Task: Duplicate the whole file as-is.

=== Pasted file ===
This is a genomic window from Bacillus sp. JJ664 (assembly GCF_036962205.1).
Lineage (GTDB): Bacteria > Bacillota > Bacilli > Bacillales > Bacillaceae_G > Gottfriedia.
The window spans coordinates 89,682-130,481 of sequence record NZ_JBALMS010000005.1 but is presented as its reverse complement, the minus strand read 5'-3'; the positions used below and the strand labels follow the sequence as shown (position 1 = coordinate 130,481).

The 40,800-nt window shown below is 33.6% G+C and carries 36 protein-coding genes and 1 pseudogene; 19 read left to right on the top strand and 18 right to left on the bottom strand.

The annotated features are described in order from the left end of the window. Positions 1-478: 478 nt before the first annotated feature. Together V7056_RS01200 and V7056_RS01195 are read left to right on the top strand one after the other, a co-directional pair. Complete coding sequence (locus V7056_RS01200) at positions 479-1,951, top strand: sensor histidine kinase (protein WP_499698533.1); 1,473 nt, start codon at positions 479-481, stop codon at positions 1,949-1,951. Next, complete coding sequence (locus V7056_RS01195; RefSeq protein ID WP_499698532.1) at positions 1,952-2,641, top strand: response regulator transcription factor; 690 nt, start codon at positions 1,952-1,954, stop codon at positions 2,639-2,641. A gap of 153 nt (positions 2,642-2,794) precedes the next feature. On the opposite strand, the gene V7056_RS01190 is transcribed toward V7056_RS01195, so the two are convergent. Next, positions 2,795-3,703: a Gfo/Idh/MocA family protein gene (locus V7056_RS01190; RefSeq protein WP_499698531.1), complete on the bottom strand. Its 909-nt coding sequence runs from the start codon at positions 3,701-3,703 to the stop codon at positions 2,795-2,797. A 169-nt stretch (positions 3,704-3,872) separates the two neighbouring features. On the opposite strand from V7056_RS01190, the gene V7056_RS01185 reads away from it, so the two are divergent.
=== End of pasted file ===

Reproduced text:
This is a genomic window from Bacillus sp. JJ664 (assembly GCF_036962205.1).
Lineage (GTDB): Bacteria > Bacillota > Bacilli > Bacillales > Bacillaceae_G > Gottfriedia.
The window spans coordinates 89,682-130,481 of sequence record NZ_JBALMS010000005.1 but is presented as its reverse complement, the minus strand read 5'-3'; the positions used below and the strand labels follow the sequence as shown (position 1 = coordinate 130,481).

The 40,800-nt window shown below is 33.6% G+C and carries 36 protein-coding genes and 1 pseudogene; 19 read left to right on the top strand and 18 right to left on the bottom strand.

The annotated features are described in order from the left end of the window. Positions 1-478: 478 nt before the first annotated feature. Together V7056_RS01200 and V7056_RS01195 are read left to right on the top strand one after the other, a co-directional pair. Complete coding sequence (locus V7056_RS01200) at positions 479-1,951, top strand: sensor histidine kinase (protein WP_499698533.1); 1,473 nt, start codon at positions 479-481, stop codon at positions 1,949-1,951. Next, complete coding sequence (locus V7056_RS01195; RefSeq protein ID WP_499698532.1) at positions 1,952-2,641, top strand: response regulator transcription factor; 690 nt, start codon at positions 1,952-1,954, stop codon at positions 2,639-2,641. A gap of 153 nt (positions 2,642-2,794) precedes the next feature. On the opposite strand, the gene V7056_RS01190 is transcribed toward V7056_RS01195, so the two are convergent. Next, positions 2,795-3,703: a Gfo/Idh/MocA family protein gene (locus V7056_RS01190; RefSeq protein WP_499698531.1), complete on the bottom strand. Its 909-nt coding sequence runs from the start codon at positions 3,701-3,703 to the stop codon at positions 2,795-2,797. A 169-nt stretch (positions 3,704-3,872) separates the two neighbouring features. On the opposite strand from V7056_RS01190, the gene V7056_RS01185 reads away from it, so the two are divergent.